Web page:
US Market News

National Archives asks Secret Service to investigate ‘potential unauthorized deletion’ of Jan. 6 texts

Tear gas is released into a crowd of protesters, with one wielding a Confederate battle flag that reads “Come and Take It,” during clashes with Capitol police at a rally to contest the certification of the 2020 U.S. presidential election results by the U.S. Congress, at the U.S. Capitol Building in Washington, U.S, January 6, 2021.
Shannon Stapleton | Reuters

The agency responsible for maintaining federal government records on Tuesday asked the U.S. Secret Service to investigate the “potential unauthorized deletion” of text messages on Secret Service phones on the day before and day of the Jan. 6, 2021, Capitol riot.

The request by the National Archives and Records Administration (NARA) came nearly a week after the Homeland Security inspector general told two congressional committees that many messages from Jan. 5 and Jan. 6 had been erased by the Secret Service on agency phones “as a part of a device-replacement program.”

Chief Records Officer Laurence Brewer told the Secret Service in an email Tuesday that “if it is determined that any text messages have been improperly deleted … then the Secret Service must send NARA a report within 30 calendar days of the date of this letter with a report documenting the deletion.”

“This report must include a complete description of the records affected, a statement of the exact circumstances surrounding the deletion of messages, a statement of the safeguards established to prevent further loss of documentation, and details of all agency actions taken to salvage, retrieve, or reconstruct the records,” Brewer wrote.

The select House committee that is investigating the Jan. 6 attack on the U.S. Capitol on Friday issued a subpoena to the Secret Service demanding text messages and other related records.

The Secret Service’s records have become of interest to the House committee on the heels of testimony in June by former White House aide Cassidy Hutchinson, who told the panel that she had learned on Jan. 6 that then-President Donald Trump had angrily lunged at a Secret Service agent in a limo after being told his security detail was refusing to take him to the Capitol that day.

Trump had wanted to go to the Capitol to join supporters who were protesting against the confirmation of President Joe Biden’s Electoral College win by a joint session of Congress, witnesses have said.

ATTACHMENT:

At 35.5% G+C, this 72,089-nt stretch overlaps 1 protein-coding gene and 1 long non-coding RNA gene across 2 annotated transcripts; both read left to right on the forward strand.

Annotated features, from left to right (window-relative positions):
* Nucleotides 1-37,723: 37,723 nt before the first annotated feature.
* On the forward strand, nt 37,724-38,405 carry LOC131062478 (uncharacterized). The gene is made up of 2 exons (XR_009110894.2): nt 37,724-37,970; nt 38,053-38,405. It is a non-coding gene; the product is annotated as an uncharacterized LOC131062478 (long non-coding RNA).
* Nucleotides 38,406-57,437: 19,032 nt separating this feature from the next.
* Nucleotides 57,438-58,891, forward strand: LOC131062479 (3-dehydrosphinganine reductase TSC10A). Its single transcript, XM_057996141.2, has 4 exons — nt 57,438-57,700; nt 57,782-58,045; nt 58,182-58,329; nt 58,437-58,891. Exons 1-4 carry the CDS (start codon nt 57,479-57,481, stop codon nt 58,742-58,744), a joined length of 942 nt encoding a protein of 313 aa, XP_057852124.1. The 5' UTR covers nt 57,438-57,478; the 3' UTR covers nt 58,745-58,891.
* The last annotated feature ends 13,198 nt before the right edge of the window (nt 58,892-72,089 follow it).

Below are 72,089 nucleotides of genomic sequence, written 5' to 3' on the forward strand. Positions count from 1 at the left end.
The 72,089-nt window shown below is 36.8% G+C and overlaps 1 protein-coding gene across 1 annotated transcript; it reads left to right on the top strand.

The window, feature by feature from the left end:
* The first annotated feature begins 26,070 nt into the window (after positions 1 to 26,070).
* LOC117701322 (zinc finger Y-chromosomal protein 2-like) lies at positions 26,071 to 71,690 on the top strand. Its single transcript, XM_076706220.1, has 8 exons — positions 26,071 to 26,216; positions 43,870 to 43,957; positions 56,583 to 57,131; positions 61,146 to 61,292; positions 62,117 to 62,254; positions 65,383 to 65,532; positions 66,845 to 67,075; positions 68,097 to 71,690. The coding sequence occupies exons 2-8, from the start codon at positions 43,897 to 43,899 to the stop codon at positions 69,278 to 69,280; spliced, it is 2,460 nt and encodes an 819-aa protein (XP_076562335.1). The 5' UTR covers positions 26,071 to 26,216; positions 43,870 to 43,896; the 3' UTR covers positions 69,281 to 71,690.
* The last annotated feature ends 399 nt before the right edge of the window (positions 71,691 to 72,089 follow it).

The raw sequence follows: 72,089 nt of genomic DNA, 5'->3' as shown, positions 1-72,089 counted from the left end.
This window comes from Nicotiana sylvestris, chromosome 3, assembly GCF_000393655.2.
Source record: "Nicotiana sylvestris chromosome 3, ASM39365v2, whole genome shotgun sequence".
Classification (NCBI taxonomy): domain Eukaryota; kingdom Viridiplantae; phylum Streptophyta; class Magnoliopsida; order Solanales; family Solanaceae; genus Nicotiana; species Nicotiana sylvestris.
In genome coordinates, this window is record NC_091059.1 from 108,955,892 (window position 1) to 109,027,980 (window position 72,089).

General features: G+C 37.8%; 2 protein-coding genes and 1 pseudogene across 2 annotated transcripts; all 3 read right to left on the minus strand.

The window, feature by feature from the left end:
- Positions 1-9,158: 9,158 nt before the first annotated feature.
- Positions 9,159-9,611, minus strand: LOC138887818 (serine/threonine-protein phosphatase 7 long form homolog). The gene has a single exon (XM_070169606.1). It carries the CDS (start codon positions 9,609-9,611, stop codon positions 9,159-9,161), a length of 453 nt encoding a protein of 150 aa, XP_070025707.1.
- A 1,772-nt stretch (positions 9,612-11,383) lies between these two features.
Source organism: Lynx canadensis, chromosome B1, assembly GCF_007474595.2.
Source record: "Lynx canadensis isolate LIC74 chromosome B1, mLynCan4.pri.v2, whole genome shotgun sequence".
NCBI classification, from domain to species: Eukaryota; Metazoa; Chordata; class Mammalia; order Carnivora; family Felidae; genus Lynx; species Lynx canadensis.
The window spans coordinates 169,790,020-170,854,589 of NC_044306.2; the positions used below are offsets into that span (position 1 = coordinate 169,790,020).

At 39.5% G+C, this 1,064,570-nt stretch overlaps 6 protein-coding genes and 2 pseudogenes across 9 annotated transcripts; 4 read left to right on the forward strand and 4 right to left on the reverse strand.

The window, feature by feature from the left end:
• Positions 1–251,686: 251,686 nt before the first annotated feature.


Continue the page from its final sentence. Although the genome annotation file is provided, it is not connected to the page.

After Hutchinson testified, sources close to the Secret Service cast doubt on her claims in multiple media reports, and that the agents familiar with the alleged incident are willing to testify that it did not happen. But those agents to date have not done so.

Secret Service spokesman Anthony Gugliemi in a statement Tuesday said, “The United States Secret Service respects and supports the important role of the National Archives and Records Administration in ensuring preservation of government records.”

“They will have our full cooperation in this review, and we will complete the internal review of our information as directed and promptly respond to their inquiry,” Gugliemi said in the statement.

Gugliemi also said that the Secret Service on Tuesday “delivered an initial set of documents and records responsive to the subpoena issued” by the House committee investigating the Capitol riot.

“Our delivery included thousands of pages of documents, Secret Service cell phone use and other policies, as well as operational and planning records,” he said.

“We continue to scrutinize our records, databases, and archives t to ensure full compliance with the Committee’s subpoena.  We are taking all feasible steps to identify records responsive to the subpoena, to include forensic examinations of agency phones and other investigative techniques.”

This post has been syndicated from a third-party source. View the original article here.

Related Articles

Back to top button